Postcolonial studies looks forward to a future to be achieved—‘history has not yet arrived at the post-imperial era’ (Young 27)—and at the same time can seem dated, too oriented towards colonial structures of the past to offer insight into a rapidly changing neoliberal present. Already by the early 1990s, Ella Shohat's ‘Notes on the “Post-Colonial”’ (1992) was making the argument that the postcolonial framework was unable to account for the renewed imperialism represented by the Gulf War, while Arif Dirlik's ‘The Postcolonial Aura’ (1994) charged that ‘postcolonial critics […] have had little to say about [imperialism's] contemporary figurations’ (356), namely ‘the emergence of what has been described variously as global capitalism, flexible production, late capitalism, and so on’ (330). Neil Lazarus's The Postcolonial Unconscious(2011) updates this criticism, that ‘developments in the first decade of our new century—above all the US-led and -sponsored invasion and occupation of Iraq and the sorry misadventure in Afghanistan—have exposed the contradictions of this established postcolonialist understanding to stark and unforgiving light’ (15). While postcolonialism can thus seem unable to keep up with the times, Bourdieu and Postcolonial Studiesmakes the case that the field has begun to substantially change during the twenty-first century. One of the most important developments during this period has been the emergence of sociological approaches to postcolonial studies engaging with the work of Pierre Bourdieu that offer an opportunity to redefine postcolonialism's potential for intervention and critique.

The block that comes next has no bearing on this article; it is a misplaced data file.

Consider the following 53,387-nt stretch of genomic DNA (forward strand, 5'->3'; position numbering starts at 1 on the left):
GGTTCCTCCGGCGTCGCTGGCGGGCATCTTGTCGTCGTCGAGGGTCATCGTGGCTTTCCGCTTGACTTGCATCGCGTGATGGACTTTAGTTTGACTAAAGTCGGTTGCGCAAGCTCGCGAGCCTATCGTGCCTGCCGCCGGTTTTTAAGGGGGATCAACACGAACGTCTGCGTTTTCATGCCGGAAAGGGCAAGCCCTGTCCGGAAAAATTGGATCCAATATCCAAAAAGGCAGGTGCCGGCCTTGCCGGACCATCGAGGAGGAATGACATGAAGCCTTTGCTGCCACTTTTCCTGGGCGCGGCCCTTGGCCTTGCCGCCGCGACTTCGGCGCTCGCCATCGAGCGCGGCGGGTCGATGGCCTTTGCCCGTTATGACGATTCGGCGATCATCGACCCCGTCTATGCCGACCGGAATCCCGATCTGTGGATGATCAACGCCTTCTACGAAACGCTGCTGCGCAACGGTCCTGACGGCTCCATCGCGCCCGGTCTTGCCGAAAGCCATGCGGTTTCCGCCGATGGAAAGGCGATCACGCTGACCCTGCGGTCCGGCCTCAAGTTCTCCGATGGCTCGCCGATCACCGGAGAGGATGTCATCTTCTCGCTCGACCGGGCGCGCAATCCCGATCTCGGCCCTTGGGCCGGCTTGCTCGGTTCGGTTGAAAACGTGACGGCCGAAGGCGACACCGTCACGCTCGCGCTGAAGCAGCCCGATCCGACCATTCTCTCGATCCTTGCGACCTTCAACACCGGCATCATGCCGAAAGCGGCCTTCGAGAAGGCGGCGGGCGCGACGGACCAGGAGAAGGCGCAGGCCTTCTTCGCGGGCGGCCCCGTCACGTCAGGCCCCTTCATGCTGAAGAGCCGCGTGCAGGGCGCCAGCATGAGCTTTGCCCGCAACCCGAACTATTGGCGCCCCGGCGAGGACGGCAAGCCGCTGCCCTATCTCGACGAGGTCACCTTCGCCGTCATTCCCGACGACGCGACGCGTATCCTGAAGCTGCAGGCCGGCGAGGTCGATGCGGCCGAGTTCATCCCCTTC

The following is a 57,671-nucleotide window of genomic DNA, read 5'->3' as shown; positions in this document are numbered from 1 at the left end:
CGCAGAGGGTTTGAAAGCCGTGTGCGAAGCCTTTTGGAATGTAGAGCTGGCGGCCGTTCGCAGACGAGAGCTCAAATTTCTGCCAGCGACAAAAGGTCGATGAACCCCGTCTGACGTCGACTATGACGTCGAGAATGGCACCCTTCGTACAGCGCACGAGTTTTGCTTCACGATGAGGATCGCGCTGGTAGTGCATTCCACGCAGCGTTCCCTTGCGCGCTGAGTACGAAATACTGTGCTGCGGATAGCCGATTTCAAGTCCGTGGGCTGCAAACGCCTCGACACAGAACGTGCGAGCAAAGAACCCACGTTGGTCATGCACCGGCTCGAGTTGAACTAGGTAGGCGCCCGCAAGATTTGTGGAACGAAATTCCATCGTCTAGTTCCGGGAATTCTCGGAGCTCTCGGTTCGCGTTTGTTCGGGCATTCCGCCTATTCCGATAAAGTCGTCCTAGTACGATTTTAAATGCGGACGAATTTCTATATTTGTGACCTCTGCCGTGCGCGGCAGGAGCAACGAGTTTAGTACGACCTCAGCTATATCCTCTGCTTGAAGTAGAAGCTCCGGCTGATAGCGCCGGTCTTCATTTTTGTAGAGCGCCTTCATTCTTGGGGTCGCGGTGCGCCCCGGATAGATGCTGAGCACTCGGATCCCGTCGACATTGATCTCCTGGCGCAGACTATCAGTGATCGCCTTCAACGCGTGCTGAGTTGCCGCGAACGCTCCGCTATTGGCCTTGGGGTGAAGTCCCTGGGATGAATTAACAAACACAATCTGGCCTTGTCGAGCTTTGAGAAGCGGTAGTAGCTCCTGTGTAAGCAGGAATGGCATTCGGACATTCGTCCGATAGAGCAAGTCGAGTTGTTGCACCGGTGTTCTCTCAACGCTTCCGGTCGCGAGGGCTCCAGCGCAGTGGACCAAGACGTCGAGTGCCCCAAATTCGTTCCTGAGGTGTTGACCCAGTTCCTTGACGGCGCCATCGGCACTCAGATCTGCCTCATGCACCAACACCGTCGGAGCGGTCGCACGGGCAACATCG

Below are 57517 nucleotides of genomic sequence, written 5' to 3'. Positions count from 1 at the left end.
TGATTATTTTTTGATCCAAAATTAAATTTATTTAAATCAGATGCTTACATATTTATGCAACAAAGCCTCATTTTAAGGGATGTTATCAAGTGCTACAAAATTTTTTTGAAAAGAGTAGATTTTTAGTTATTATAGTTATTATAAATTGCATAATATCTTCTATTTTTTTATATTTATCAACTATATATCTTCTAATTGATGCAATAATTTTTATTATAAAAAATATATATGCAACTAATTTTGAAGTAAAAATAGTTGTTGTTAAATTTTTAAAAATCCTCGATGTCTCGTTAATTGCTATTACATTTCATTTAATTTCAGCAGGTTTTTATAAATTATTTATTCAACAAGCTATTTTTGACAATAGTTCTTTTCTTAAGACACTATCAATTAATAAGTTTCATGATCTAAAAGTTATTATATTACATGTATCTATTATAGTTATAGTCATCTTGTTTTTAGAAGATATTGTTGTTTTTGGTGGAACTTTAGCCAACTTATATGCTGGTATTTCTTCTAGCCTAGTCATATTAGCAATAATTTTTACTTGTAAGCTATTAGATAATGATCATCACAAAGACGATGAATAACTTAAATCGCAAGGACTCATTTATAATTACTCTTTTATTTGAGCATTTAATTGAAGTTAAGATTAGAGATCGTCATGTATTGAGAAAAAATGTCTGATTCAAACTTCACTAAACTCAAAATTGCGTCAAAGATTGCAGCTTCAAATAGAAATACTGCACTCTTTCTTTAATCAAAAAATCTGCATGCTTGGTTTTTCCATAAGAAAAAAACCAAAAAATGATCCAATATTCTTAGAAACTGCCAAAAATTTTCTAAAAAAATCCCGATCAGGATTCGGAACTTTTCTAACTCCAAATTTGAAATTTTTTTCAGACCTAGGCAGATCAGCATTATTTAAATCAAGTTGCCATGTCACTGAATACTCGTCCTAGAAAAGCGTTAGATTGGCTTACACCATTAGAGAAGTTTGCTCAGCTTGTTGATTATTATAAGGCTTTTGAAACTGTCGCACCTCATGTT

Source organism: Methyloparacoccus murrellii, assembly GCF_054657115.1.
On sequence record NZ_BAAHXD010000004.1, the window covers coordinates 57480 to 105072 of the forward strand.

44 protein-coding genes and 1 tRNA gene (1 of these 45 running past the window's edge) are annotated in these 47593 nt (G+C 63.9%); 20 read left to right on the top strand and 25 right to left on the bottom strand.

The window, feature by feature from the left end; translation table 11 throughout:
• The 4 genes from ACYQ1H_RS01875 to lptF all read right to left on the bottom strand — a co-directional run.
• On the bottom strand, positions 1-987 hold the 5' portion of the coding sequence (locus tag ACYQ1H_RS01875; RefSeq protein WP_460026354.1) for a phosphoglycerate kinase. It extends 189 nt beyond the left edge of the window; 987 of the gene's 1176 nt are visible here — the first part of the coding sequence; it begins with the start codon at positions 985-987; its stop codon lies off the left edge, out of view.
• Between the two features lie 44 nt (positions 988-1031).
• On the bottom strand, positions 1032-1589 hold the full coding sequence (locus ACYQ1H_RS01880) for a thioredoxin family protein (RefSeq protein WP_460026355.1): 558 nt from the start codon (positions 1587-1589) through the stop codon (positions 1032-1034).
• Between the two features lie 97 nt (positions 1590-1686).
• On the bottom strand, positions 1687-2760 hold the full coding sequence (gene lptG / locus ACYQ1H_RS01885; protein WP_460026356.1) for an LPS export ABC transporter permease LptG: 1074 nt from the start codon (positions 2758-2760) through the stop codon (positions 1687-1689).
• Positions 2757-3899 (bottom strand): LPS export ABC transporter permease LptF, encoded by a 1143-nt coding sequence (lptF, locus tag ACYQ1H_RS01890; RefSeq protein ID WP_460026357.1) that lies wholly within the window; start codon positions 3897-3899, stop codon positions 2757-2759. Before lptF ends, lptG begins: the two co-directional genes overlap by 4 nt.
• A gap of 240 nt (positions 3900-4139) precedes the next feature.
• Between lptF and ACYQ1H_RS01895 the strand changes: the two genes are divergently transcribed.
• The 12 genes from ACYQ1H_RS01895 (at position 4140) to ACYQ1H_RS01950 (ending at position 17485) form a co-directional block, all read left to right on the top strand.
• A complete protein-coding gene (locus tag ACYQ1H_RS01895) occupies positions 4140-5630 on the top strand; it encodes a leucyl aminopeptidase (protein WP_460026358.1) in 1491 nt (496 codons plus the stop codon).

Lazarus attributes much of postcolonialism's limitations to its development in ‘an institutionally specific, conjuncturally determined’ moment, when ‘after 1975, the prevailing political sentiment in the West turned sharply against anticolonial nationalist insurgency and revolutionary anti-imperialism’ (9). In this context, the complex theoricity of what Lazarus calls ‘“post”-theory,’ suddenly ascendant in the academy, ‘seemed to offer what the old, presumptively discredited “modern” systems of thought—all of them, left, right, and centre—evidently could not: a counter-narrative to the “new world order” of such as Reagan and Thatcher, a different basis for counter-action’ (186). Lazarus's narrative explains how postcolonial studies emerged as an academic field in the 1980s with figures like Edward Said, Gayatri Spivak and Homi Bhabha adapting the poststructuralist thought of Foucault, Derrida and Lacan.